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HIV infected Newborns – Mother-Child transmission. We got it all wrong: AIDS organization

After eight years and thousands of newborns getting the HIV infection from their mothers, the National AIDS Control Organisation (NACO) has realised that it has not been following the best option to stop mother-child transmissions. In 2009, around 18,000 newborns in the country got the infection from their mothers either because they were not given the drug at the right time or the one given was not good enough.

Many critics from the medical world felt the regimen to prevent motherchild transmission in India is out-and-out “faulty” and “ineffective”. A pregnant woman is administered a dose of Nevirapine as soon as she experiences labour pain. The newborn too is given a dose of the medication to prevent the infection. However, the near failure of the regimen can be gauged by the fact that less than 10% of 189,000 HIV-positive mothers in the country got the drug.

An HIV expert said the regimen has resulted in many innocent children getting infected. “The regimen was denounced in many developed countries,” the expert added. “NACO never took into consideration that most women deliver their first child at their maternal place, where people are unaware of her HIV status. Thereby, she does not have access to the drug,” the expert said.

Many government agencies have started admitting that administering Nevirapine had logistical issues. “HIV-positive mothers are invariably shunted out of private nursing homes at the time of delivery. So, when they reach a public hospital, the priority for doctors is to perform the delivery,” said Dr S S Kudalkar, project director of the Mumbai District AIDS Control Society (MDACS). “There is no denying that till a few years back, only 20% of HIV-positive mothers actually got the drug,” he said, adding that the percentage has now increased to 92%. But this World AIDS Day, NACO declared that corrective measures have been taken.

“The new regimen would mean that a HIV infected pregnant woman will be on anti-retroviral drugs from 14 weeks of pregnancy. Another two drugs will be administered during delivery,” said Dr B B Rewari, national programme officer, ART of NACO. The drugs will continue post-delivery. “For newborns too, the drug will continue for least a year after birth, or till they are exposed to infection through breast-feeding,” he added.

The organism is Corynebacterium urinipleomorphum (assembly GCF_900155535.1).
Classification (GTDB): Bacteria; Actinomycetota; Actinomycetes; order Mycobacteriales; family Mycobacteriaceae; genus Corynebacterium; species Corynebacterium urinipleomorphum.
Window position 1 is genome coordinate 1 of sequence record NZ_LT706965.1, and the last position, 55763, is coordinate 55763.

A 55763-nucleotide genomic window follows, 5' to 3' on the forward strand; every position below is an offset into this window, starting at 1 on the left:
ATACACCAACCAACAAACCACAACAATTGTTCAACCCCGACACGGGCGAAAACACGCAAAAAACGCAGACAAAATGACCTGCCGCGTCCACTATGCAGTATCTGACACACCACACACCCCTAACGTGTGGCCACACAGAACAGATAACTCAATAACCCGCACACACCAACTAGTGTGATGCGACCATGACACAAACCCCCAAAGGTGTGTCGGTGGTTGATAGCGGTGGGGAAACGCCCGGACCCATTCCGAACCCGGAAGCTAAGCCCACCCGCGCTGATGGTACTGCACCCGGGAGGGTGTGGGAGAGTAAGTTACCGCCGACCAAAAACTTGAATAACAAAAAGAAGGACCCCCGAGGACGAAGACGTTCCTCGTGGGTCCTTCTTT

A bigger challenge remains the inherent logistical hiccups. “It will be a huge step as following up with patients for that long and ensuing adherence to drugs is tough,” said Dr Mamta Manglani, head of pediatric department, Sion Hospital. “The new regimen can hopefully bring down transmission from 35-40% to 2-5%,” she added.


There seems a significant shift in urban health trend in Mumbai  

Daily wage labourer Deepak Sutar,35,who works in a plastic moulding factory and earns Rs155 a day,has one thing in common with his employer.

They both have diabetes. Sutar’s is one of them any cases of individuals from the lower economic strata of society having lifestyle diseases like diabetes and hypertension.

Civic dispensaries are witnessing a surge in diabetes and hypertension patients coming from slums.

According to statistics available with the health department, cases of hypertension and diabetes have risen by at least 30 per cent at slums in Kurla and Govandi.

“Earlier these diseases were restricted to the upper-middle class population, but now even the slum dwellers are contracting these ailments,” said a senior civic official.


Addressing MNH & other MDGs can’t be met without access to energy....

The 10th anniversary of the Millennium Development Goals evoked calls for more funds, aid, health care, sanitation and so on. But the international energy agency (IEA) has a different take to address the issues such as poverty, hunger, child health, maternal health. IEA has identified a common factor : energy. Addressing cleanliness & sanitation, hunger & malnourishment, health care of mothers & children can’t be met without access to energy ; IEA’s chief economist argues. The gap between developed & developing countries is a gap of energy. 1.4 billion people still need electricity & 2.7 billion rely on polluting biomass to cook. Funding energy is more complex than funding food or healthcare. IEA analysis demonstrates how energy technologies can make a difference & that a more sustainable energy; development is within our reach. (Source: Energy Technology Perspectives 2010)


 

 

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